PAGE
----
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This story was published in Radio Recall, the journal of the Metropolitan Washington Old-Time Radio Club, published six times per year.

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by David Siegel and Jack French © 2010
(From Radio Recall, April 2010)

Illustration by Bobb LynesIn recent months, two new books have been published about Fibber McGee and Molly. It’s been a long time between their 2009 arrival and the first book on that great comedy series which came out in 1987. “Heavenly Days” written by Tom Price, with photographs from the collection of Charles Stump, was published over 30 years ago and is long out of print.

Price was able to interview Jim Jordan extensively, as well as other people associated with that series, most of whom are, sadly, no longer alive. In his book, Price provided the first legitimate log of Fibber Mc Gee and Molly and included background on the Jordan's’ earlier series including Smack Out.

Now, Bear Manor Media has released two new “Fibber” books and each has obvious strengths and areas of emphasis to recommend them to the OTR community.

How Fibber McGee and Molly Won World War II
by Mickey Smith
247 pages
ISBN: 10-1-59393-516-1
Bear Manor Media $ 21.95 plus S & H

Honesty remains the best, and also the safest approach to follow, especially when attempting to review a book for which one of your reviewers contributed its foreword. However, both of us are convinced this is a very fine book.

Smith leads us from the very start of WW II , describing how Don Quinn and Phil Leslie turned Fibber and Molly into the radio family best known by most listeners then and fans today. They proved that even a loud mouth braggart like Fibbber , with Molly's blessing, could set an example for listeners to support the war effort and still offer enough laughs to tune in gain the next week (and continue purchasing Johnson’s products.)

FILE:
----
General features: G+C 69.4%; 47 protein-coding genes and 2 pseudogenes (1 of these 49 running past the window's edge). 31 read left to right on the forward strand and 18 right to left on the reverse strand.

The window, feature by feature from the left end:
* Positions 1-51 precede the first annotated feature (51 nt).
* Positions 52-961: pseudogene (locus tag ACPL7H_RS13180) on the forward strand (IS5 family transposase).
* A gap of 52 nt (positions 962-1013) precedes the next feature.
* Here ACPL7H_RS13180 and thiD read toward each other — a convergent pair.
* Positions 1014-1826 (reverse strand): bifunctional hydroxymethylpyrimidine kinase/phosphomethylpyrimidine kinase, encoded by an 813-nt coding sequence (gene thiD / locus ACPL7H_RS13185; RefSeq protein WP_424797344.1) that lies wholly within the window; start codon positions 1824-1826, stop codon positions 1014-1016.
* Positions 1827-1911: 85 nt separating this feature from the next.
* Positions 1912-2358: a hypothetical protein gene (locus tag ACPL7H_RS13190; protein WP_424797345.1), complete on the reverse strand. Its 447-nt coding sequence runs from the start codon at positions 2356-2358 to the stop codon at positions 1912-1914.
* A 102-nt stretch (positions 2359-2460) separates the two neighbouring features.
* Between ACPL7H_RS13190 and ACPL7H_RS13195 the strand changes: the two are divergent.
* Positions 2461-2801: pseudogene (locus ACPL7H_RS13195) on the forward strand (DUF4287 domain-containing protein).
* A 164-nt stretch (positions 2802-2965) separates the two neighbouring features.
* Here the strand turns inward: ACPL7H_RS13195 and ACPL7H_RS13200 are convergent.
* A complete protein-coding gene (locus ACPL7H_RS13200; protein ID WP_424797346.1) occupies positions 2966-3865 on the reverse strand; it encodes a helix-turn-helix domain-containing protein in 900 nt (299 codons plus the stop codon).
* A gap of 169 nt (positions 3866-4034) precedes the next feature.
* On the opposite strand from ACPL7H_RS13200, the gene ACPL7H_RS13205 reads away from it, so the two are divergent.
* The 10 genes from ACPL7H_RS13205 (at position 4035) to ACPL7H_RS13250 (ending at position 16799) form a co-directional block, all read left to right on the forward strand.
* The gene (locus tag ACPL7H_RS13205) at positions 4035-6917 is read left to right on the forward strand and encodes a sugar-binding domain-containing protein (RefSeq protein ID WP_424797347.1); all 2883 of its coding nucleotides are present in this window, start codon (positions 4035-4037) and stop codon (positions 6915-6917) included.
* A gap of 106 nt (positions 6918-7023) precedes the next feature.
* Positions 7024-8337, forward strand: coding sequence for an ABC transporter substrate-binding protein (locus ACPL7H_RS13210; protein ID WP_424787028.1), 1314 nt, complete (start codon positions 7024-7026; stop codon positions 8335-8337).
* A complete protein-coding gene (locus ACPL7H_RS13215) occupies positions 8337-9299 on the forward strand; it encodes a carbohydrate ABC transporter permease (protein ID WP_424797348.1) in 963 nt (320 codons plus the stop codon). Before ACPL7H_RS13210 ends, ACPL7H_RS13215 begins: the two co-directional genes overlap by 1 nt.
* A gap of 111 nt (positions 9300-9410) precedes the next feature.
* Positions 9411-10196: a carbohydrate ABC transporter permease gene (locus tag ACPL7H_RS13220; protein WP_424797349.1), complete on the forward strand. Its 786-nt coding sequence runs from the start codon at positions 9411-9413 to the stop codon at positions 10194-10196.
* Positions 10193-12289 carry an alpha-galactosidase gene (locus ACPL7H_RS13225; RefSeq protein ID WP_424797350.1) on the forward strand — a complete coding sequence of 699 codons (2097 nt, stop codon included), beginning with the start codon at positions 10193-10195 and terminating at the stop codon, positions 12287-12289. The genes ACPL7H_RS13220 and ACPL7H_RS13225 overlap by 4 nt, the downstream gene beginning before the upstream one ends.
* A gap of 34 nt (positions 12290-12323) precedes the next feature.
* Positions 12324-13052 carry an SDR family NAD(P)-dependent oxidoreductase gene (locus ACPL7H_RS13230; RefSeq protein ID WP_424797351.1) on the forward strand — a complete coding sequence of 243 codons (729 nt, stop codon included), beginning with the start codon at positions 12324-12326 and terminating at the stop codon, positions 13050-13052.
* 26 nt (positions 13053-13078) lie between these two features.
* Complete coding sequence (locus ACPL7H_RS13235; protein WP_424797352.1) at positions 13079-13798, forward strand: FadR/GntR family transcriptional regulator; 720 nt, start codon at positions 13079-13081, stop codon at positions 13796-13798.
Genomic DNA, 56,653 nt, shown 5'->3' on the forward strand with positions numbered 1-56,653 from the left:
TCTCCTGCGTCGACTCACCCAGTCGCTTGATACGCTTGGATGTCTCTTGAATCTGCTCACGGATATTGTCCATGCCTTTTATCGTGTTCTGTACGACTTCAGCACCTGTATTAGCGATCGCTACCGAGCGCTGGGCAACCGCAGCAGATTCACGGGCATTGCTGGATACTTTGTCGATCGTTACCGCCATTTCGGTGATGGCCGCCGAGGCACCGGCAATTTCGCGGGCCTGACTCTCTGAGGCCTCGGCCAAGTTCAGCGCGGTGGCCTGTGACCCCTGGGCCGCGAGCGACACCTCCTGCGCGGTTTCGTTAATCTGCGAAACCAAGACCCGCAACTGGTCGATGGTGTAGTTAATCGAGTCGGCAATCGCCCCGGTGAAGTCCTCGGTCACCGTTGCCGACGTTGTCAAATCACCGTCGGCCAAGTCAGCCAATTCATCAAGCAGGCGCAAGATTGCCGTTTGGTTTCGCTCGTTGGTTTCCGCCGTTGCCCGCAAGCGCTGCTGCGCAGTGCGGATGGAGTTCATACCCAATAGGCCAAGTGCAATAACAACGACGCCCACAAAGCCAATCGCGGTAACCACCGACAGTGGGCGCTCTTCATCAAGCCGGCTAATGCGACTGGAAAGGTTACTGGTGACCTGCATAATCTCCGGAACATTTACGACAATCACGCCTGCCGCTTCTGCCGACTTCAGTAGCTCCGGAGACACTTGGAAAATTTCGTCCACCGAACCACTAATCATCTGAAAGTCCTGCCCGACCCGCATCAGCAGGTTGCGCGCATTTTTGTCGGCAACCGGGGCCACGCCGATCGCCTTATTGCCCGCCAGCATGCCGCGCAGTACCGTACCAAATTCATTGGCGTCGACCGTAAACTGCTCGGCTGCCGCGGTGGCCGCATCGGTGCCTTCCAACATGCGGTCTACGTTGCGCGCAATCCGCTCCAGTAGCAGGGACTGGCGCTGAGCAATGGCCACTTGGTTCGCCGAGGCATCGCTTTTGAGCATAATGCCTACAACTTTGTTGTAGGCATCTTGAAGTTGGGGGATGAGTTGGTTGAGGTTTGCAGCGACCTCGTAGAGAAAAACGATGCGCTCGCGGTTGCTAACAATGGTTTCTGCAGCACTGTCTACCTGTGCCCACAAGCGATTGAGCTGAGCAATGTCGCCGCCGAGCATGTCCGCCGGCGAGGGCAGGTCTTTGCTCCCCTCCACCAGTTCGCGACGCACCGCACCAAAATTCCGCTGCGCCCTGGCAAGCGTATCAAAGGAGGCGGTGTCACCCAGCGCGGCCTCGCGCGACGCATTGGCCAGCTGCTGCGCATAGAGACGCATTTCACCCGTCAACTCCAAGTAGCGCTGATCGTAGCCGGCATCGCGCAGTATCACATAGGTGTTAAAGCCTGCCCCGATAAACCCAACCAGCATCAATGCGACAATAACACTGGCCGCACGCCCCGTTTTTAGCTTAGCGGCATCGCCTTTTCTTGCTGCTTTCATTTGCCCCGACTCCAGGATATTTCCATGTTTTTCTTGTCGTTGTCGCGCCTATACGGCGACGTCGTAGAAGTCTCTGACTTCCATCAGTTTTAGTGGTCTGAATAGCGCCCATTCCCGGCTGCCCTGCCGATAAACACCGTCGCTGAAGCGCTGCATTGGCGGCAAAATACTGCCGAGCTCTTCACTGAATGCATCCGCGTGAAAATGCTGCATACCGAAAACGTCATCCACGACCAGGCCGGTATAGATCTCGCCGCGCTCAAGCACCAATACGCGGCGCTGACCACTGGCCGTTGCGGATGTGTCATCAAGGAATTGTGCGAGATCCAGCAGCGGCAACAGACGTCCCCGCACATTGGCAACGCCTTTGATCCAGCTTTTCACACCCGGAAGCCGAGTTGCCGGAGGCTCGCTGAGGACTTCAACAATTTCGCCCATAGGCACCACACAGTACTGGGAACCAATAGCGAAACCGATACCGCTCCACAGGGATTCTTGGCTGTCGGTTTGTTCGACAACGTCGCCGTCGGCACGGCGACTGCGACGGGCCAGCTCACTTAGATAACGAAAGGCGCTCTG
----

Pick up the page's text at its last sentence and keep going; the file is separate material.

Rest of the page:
The author does not limit his volume to just the script excerpts proving his premise. Reflective of his academic prowess of the head of the School of Pharmacy at Mississippi University and a respected scholar and author, Smith provides both the historic influence on the program series as well as the production details.

Fibber McGee & Molly: On the Air 1935-1959
by Clair Schulz
373 pages
ISBN: 1-59393-305-3
Bear Manor Media $ 22.45 plus S & H

In his book, Schulz has much of the same background material on the Jordan's and their fortuitous matchup with writer Don Quinn. Schulz discusses in great detail the different formats of Fibber McGee and Molly from their earliest days on radio to the concluding years on Monitor. Like Smith’s book, this one has plenty of photographs, some rarely seen before.

But the strongest and most detailed section of his book is an encyclopedic log of every single episode. Each one of these entries contains the broadcast date, the show title, the complete cast, summary of the plot, identity of songs and singers, use of running gags, guest appearances (if any) and general comments about the episode.

It is difficult to imagine a more thorough summary of this series ever being produced. In fact, the appendices are so inclusive, you don’t even notice that this book, unlike Smith’s, has no index. Also because of the volume of material in Schulz’s book, the typeset is slightly smaller than it is in Smith’s book.

Suffice it to say, these two books are the result of painstaking research and excellent writing. Both are highly recommended as additions to your old-time radio library shelf.